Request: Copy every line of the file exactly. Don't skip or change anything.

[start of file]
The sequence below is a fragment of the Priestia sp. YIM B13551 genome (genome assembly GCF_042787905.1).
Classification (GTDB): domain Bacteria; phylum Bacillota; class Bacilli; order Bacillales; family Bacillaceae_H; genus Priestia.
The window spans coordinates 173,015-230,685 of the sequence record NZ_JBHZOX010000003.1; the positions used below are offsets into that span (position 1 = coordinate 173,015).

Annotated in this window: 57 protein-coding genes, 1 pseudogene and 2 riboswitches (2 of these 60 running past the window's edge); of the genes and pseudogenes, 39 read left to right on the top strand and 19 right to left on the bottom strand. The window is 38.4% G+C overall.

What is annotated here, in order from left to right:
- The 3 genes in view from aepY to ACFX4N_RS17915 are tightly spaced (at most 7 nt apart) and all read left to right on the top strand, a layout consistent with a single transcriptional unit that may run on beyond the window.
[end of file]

The sequence below is a fragment of the Priestia sp. YIM B13551 genome (genome assembly GCF_042787905.1).
Classification (GTDB): domain Bacteria; phylum Bacillota; class Bacilli; order Bacillales; family Bacillaceae_H; genus Priestia.
The window spans coordinates 173,015-230,685 of the sequence record NZ_JBHZOX010000003.1; the positions used below are offsets into that span (position 1 = coordinate 173,015).

Annotated in this window: 57 protein-coding genes, 1 pseudogene and 2 riboswitches (2 of these 60 running past the window's edge); of the genes and pseudogenes, 39 read left to right on the top strand and 19 right to left on the bottom strand. The window is 38.4% G+C overall.

What is annotated here, in order from left to right:
- The 3 genes in view from aepY to ACFX4N_RS17915 are tightly spaced (at most 7 nt apart) and all read left to right on the top strand, a layout consistent with a single transcriptional unit that may run on beyond the window.